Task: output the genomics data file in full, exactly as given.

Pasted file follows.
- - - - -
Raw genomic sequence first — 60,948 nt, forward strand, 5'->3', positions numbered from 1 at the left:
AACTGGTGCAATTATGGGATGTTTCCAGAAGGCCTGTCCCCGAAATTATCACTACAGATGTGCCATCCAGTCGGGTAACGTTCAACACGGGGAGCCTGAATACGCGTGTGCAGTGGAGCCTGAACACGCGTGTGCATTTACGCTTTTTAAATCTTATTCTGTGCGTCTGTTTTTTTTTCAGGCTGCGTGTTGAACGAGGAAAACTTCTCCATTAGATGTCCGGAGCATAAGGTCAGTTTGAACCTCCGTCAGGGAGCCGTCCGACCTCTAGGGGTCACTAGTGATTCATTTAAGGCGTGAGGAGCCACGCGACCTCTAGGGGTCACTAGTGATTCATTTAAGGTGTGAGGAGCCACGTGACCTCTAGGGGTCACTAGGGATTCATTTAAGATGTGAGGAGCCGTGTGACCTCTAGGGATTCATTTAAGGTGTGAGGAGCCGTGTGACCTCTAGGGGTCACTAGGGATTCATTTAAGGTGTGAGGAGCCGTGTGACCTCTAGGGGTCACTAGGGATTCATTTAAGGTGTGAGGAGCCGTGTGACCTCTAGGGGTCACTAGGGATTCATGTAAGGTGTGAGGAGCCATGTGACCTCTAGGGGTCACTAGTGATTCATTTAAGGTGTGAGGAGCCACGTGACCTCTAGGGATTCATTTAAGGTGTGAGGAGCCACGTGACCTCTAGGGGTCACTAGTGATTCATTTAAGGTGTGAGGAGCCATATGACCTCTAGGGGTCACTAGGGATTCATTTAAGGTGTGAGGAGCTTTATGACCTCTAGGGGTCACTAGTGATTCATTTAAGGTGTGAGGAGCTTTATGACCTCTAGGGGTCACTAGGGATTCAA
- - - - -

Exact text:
Raw genomic sequence first — 60,948 nt, forward strand, 5'->3', positions numbered from 1 at the left:
AACTGGTGCAATTATGGGATGTTTCCAGAAGGCCTGTCCCCGAAATTATCACTACAGATGTGCCATCCAGTCGGGTAACGTTCAACACGGGGAGCCTGAATACGCGTGTGCAGTGGAGCCTGAACACGCGTGTGCATTTACGCTTTTTAAATCTTATTCTGTGCGTCTGTTTTTTTTTCAGGCTGCGTGTTGAACGAGGAAAACTTCTCCATTAGATGTCCGGAGCATAAGGTCAGTTTGAACCTCCGTCAGGGAGCCGTCCGACCTCTAGGGGTCACTAGTGATTCATTTAAGGCGTGAGGAGCCACGCGACCTCTAGGGGTCACTAGTGATTCATTTAAGGTGTGAGGAGCCACGTGACCTCTAGGGGTCACTAGGGATTCATTTAAGATGTGAGGAGCCGTGTGACCTCTAGGGATTCATTTAAGGTGTGAGGAGCCGTGTGACCTCTAGGGGTCACTAGGGATTCATTTAAGGTGTGAGGAGCCGTGTGACCTCTAGGGGTCACTAGGGATTCATTTAAGGTGTGAGGAGCCGTGTGACCTCTAGGGGTCACTAGGGATTCATGTAAGGTGTGAGGAGCCATGTGACCTCTAGGGGTCACTAGTGATTCATTTAAGGTGTGAGGAGCCACGTGACCTCTAGGGATTCATTTAAGGTGTGAGGAGCCACGTGACCTCTAGGGGTCACTAGTGATTCATTTAAGGTGTGAGGAGCCATATGACCTCTAGGGGTCACTAGGGATTCATTTAAGGTGTGAGGAGCTTTATGACCTCTAGGGGTCACTAGTGATTCATTTAAGGTGTGAGGAGCTTTATGACCTCTAGGGGTCACTAGGGATTCAA